The 32 bit X-Files was done for our own use. We needed it, it didn't exist, so we did it. !Zipee is a great program, and it's hidden in the resources for each issue. However there are 3 2bit Zip applications around. !Zipee is indeed simply "hidden" inside a wrapper, so, why not do it yourself? It's quite easy to extract the BASIC from inside. Dump the wrapper and away you go. Mind you don't forget to get the author's consent before distributing it...

Our article about open sourcing RISC OS generated a number of comments...

Your article on the recent announcement about the open-sourcing of RISC OS was, to say the least of it, fascinating.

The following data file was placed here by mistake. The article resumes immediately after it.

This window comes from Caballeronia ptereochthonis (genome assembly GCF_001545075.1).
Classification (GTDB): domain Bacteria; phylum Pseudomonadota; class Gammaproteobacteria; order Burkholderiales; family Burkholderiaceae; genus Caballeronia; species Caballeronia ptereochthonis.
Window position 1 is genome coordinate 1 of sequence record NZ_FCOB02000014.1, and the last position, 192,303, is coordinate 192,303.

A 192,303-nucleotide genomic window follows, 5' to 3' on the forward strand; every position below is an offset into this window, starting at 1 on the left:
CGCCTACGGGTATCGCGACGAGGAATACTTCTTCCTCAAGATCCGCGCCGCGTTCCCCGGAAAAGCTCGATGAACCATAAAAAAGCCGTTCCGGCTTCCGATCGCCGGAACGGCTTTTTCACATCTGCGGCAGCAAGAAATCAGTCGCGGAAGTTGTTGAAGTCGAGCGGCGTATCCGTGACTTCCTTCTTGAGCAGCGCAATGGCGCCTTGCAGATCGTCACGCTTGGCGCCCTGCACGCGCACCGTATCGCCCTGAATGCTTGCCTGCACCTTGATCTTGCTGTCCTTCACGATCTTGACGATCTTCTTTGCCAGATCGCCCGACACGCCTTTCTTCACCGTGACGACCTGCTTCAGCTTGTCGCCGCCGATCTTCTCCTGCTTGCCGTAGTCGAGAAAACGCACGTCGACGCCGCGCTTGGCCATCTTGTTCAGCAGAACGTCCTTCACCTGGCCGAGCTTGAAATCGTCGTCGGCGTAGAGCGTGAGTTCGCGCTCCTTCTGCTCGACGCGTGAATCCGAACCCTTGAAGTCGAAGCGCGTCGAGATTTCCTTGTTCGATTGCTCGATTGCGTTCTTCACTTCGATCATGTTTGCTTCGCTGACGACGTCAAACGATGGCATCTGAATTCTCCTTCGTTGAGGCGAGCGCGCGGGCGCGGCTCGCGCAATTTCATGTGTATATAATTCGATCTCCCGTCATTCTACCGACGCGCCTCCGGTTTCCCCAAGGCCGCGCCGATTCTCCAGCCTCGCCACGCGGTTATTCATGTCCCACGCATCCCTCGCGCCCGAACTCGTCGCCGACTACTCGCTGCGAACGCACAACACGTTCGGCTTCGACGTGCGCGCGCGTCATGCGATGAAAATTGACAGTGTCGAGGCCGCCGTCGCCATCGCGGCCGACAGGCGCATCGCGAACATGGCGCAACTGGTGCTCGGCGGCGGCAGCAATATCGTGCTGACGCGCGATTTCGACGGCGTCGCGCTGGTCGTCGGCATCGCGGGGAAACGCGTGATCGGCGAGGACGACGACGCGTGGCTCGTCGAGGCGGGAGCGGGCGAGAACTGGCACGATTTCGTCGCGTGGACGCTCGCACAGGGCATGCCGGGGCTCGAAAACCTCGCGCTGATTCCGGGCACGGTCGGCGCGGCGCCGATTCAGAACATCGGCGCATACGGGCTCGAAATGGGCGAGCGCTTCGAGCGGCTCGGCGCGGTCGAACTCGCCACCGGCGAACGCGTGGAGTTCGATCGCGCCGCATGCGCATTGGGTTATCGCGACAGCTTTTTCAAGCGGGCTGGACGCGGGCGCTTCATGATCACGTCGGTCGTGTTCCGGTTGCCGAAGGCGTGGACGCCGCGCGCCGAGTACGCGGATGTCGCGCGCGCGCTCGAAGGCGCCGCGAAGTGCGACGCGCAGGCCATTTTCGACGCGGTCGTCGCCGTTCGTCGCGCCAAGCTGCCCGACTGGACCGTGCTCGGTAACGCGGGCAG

So, let's see if I can work out what it is I own. That would seem to be three licences, no, I forgot, sorry, four licences to use: (a) the set of Risc OS 2 ROMs that came out of the A3000; (b) the set of Risc OS 3.1 ROMs that are still in the A3000 (but currently unused because it's 9,500 km away from here); (c) the set of Risc OS 3.60 ROMs that came out of the RiscPC; (d) the set of Risc OS 4.39 ROMs currently installed in the Risc PC.
That's the easy part. What is less easy is to identify the licensors and their rights. I definitely hold (a) and (b) from Acorn Computers Ltd. and their successors and assigns. In the case of (c), the machine was bought second-hand, so I suppose I inherited the original licensee's right to use, itself derived from Acorn Computers Ltd. (something Microsoft are working on scotching in the case of their infamous product, which will thereby become even more infamous). I hold my licence to use (d) from RISCOS Ltd., so, like (a) and (b), that is, from my point of view, clean.